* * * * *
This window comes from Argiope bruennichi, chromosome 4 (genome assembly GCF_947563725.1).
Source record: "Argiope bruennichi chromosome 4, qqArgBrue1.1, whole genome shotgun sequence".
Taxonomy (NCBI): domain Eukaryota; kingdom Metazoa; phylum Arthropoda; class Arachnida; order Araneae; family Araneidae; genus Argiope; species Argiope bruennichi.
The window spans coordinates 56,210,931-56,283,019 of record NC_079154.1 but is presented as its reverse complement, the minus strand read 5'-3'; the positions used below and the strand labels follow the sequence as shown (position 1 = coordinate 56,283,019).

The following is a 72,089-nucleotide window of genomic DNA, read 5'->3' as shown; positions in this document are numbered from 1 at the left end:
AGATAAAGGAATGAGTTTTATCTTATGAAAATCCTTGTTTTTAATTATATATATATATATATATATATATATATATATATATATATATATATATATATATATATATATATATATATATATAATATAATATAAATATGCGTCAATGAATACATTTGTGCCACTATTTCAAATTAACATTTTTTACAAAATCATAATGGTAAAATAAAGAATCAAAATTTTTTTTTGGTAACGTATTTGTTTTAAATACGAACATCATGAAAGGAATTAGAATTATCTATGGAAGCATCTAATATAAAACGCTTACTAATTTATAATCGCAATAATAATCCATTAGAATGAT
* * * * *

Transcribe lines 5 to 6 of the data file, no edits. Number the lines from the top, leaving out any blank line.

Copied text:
The following is a 72,089-nucleotide window of genomic DNA, read 5'->3' as shown; positions in this document are numbered from 1 at the left end:
AGATAAAGGAATGAGTTTTATCTTATGAAAATCCTTGTTTTTAATTATATATATATATATATATATATATATATATATATATATATATATATATATATATATATATATATATATATATATAATATAATATAAATATGCGTCAATGAATACATTTGTGCCACTATTTCAAATTAACATTTTTTACAAAATCATAATGGTAAAATAAAGAATCAAAATTTTTTTTTGGTAACGTATTTGTTTTAAATACGAACATCATGAAAGGAATTAGAATTATCTATGGAAGCATCTAATATAAAACGCTTACTAATTTATAATCGCAATAATAATCCATTAGAATGAT